Atheism falsely claims that belief in God restricts freedom
Some might argue that Christian people and Christian organizations have sometimes tried to force people to believe and act in certain ways. While that may be true, the bad or mistaken behavior of people who claim to believe in God doesn’t change the truth that God is the one from whom flow the qualities of justice, truth, and goodness. God made people to be creatures who can make considered choices for or against these qualities. People’s responses to God and to the qualities that flow from his character determine their experience of hope or joy. The fact that people long for these qualities and desire to experience them seems to argue that God exists, since people can’t experience them fully without some outside source.
Here is the link to a related video from Prager University which makes a very similar argument. I hope you enjoy it.
The Millennial generation needs good news. Here’s why. let’s start with a quick overview of the Millennial Generation. According to the linked video, Millennials are teens and young adults born between the 1980s and the early years of the 21st century. This description agrees with the classic definition of the Millennial Generation as young adults between 18 and 35 years of age. Millennials are the first generation to grow up with cell phones and the Internet. They also grew up during times of economic recession. Some have described Millennials as the most dissatisfied generation in American history. They are also the least religious generation in American history.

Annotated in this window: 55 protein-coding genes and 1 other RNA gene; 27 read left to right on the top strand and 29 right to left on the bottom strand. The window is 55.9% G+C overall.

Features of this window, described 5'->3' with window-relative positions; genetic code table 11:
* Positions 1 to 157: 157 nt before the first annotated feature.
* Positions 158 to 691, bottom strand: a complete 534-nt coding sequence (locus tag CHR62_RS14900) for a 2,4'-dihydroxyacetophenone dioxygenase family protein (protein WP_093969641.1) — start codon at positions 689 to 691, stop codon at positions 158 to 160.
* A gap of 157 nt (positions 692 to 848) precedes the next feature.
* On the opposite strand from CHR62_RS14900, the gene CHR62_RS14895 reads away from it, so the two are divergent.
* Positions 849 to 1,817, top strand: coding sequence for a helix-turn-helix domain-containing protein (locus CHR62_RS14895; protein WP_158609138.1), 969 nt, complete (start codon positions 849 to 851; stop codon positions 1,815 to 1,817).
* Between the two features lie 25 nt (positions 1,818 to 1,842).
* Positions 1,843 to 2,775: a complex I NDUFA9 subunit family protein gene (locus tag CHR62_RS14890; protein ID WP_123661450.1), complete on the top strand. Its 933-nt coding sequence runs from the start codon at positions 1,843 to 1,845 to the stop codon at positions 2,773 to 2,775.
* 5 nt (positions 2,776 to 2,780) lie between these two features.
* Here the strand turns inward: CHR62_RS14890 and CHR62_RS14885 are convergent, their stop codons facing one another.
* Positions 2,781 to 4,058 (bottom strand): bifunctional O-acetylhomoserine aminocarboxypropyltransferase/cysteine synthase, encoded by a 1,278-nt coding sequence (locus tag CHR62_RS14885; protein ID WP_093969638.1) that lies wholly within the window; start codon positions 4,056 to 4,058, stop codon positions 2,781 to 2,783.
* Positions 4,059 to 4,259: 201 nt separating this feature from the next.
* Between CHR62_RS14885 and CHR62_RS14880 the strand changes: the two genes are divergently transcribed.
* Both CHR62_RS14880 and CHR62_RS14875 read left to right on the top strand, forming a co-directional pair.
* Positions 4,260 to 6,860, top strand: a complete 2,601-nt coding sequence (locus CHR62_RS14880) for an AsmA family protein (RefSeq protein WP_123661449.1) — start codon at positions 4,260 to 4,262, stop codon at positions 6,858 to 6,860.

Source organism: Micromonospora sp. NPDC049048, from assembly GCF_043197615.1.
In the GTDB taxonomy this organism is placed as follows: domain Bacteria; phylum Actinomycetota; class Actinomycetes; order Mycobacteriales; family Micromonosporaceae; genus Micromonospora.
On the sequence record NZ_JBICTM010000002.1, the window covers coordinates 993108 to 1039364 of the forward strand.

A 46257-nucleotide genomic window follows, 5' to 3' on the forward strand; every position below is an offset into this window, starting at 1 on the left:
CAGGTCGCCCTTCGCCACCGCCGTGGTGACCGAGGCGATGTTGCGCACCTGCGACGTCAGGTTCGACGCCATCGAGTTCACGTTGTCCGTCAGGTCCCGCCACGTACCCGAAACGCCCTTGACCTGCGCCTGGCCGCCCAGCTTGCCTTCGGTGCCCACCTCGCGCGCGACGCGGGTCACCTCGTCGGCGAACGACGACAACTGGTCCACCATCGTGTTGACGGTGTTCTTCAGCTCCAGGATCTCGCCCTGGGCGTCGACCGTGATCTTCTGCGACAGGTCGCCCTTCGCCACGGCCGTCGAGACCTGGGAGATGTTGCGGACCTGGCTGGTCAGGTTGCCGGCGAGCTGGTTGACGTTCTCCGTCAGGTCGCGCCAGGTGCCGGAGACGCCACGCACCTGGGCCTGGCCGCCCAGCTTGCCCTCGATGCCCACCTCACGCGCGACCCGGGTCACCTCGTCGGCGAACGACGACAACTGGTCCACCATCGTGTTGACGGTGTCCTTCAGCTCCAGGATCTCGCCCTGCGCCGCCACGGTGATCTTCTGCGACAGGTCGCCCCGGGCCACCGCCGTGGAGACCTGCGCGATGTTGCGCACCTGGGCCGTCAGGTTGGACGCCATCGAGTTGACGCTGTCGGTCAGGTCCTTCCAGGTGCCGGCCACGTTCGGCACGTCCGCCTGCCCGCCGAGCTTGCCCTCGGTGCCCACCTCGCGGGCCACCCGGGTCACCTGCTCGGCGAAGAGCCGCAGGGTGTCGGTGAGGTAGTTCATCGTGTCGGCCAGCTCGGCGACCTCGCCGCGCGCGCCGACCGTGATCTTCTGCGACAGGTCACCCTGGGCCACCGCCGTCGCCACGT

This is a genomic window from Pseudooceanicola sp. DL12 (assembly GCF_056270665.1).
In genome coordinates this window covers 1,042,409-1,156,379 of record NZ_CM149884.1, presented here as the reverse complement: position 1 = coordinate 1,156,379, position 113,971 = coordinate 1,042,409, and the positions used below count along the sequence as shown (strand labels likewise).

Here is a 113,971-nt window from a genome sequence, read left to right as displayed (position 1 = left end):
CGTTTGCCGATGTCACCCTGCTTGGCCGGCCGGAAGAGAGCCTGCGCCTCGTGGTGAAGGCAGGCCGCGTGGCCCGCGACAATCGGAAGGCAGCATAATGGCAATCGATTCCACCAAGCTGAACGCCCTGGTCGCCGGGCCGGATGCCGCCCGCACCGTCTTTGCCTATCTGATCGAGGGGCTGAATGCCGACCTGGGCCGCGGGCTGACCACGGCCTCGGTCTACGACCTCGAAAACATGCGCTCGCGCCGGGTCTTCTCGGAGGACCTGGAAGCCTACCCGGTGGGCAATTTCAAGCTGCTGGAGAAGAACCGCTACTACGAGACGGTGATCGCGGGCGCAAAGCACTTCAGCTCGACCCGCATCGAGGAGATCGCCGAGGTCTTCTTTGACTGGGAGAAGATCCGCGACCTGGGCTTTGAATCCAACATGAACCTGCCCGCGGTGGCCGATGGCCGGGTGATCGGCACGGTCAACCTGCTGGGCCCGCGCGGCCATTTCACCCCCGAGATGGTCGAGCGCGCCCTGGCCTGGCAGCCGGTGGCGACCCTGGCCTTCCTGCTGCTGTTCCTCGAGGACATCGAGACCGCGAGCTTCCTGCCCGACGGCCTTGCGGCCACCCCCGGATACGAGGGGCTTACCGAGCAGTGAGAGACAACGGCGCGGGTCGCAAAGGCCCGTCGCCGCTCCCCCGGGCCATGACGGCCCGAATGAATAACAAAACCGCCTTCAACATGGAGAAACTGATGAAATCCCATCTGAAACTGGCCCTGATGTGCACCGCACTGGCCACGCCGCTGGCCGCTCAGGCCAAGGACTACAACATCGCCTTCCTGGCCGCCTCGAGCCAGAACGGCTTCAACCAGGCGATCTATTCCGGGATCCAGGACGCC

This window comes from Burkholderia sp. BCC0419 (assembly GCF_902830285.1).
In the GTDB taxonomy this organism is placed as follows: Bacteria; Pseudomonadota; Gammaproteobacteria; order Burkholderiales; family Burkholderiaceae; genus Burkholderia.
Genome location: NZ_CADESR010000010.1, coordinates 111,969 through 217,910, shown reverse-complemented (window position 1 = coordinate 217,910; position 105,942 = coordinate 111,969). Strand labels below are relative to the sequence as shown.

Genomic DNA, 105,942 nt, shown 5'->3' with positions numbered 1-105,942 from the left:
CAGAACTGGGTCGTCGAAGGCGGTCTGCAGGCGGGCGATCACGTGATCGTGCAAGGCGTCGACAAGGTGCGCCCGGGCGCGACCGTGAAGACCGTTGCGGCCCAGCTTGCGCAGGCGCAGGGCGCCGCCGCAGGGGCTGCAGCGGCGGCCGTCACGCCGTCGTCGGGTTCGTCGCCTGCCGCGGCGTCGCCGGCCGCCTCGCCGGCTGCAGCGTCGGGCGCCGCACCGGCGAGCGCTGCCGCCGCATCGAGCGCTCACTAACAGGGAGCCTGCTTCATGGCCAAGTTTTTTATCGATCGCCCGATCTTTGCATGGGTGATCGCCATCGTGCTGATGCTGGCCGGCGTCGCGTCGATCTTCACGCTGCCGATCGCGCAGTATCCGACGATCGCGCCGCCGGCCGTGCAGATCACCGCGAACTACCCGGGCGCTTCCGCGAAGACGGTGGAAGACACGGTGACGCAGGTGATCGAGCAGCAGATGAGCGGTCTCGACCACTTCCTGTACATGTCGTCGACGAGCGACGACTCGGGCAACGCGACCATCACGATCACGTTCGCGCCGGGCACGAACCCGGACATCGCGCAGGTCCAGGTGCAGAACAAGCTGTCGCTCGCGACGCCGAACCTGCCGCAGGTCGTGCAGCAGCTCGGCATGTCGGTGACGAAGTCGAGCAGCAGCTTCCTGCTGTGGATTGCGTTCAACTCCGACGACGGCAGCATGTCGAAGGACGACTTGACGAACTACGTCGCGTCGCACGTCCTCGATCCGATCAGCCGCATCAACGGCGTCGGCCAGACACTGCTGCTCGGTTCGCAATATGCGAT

Problems of the Millennial Generation
Among the problems Millennials must deal with are heavy student loan debt, unemployment and underemployment, and the frustration of older people at their apparent addiction to social media. If they marry at all, they tend to marry at significantly older ages than previous generations. Millennials also tend to be pessimistic about the future–both about the future of our society and about their own personal future. They tend to have a casual view of sex, drug use, and gender identity. Millennials tend to be overwhelmingly liberal in their political views, but often don’t vote or take part in the political process.
The outlook for the future